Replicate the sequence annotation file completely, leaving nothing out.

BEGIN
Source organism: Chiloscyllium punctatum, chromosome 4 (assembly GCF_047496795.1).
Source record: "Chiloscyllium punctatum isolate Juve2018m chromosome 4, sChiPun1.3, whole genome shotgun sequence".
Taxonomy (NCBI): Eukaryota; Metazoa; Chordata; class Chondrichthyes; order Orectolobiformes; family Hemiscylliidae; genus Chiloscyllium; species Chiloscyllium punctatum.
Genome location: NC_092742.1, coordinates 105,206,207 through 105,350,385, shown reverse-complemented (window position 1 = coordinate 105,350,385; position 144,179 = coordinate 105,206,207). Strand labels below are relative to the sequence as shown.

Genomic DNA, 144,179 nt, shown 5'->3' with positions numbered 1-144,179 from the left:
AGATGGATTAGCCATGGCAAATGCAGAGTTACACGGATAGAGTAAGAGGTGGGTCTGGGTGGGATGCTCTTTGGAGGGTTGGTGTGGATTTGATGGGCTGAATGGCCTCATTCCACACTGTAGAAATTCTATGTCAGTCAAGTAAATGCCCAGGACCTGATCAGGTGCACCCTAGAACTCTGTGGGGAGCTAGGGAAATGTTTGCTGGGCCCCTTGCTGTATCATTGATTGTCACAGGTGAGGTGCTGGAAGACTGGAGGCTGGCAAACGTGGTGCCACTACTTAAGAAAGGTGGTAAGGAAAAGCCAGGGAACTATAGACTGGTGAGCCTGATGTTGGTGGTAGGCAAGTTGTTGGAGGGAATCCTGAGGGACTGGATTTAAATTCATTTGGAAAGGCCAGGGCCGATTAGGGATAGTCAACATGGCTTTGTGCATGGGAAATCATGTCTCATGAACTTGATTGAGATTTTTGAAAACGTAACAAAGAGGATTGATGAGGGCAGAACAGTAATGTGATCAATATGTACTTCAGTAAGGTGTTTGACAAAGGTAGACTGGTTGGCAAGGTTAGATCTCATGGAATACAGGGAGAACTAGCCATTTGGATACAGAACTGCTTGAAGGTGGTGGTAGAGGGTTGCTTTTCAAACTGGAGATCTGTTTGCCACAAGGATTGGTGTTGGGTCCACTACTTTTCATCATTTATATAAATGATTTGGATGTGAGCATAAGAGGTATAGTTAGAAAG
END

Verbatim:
Source organism: Chiloscyllium punctatum, chromosome 4 (assembly GCF_047496795.1).
Source record: "Chiloscyllium punctatum isolate Juve2018m chromosome 4, sChiPun1.3, whole genome shotgun sequence".
Taxonomy (NCBI): Eukaryota; Metazoa; Chordata; class Chondrichthyes; order Orectolobiformes; family Hemiscylliidae; genus Chiloscyllium; species Chiloscyllium punctatum.
Genome location: NC_092742.1, coordinates 105,206,207 through 105,350,385, shown reverse-complemented (window position 1 = coordinate 105,350,385; position 144,179 = coordinate 105,206,207). Strand labels below are relative to the sequence as shown.

Genomic DNA, 144,179 nt, shown 5'->3' with positions numbered 1-144,179 from the left:
AGATGGATTAGCCATGGCAAATGCAGAGTTACACGGATAGAGTAAGAGGTGGGTCTGGGTGGGATGCTCTTTGGAGGGTTGGTGTGGATTTGATGGGCTGAATGGCCTCATTCCACACTGTAGAAATTCTATGTCAGTCAAGTAAATGCCCAGGACCTGATCAGGTGCACCCTAGAACTCTGTGGGGAGCTAGGGAAATGTTTGCTGGGCCCCTTGCTGTATCATTGATTGTCACAGGTGAGGTGCTGGAAGACTGGAGGCTGGCAAACGTGGTGCCACTACTTAAGAAAGGTGGTAAGGAAAAGCCAGGGAACTATAGACTGGTGAGCCTGATGTTGGTGGTAGGCAAGTTGTTGGAGGGAATCCTGAGGGACTGGATTTAAATTCATTTGGAAAGGCCAGGGCCGATTAGGGATAGTCAACATGGCTTTGTGCATGGGAAATCATGTCTCATGAACTTGATTGAGATTTTTGAAAACGTAACAAAGAGGATTGATGAGGGCAGAACAGTAATGTGATCAATATGTACTTCAGTAAGGTGTTTGACAAAGGTAGACTGGTTGGCAAGGTTAGATCTCATGGAATACAGGGAGAACTAGCCATTTGGATACAGAACTGCTTGAAGGTGGTGGTAGAGGGTTGCTTTTCAAACTGGAGATCTGTTTGCCACAAGGATTGGTGTTGGGTCCACTACTTTTCATCATTTATATAAATGATTTGGATGTGAGCATAAGAGGTATAGTTAGAAAG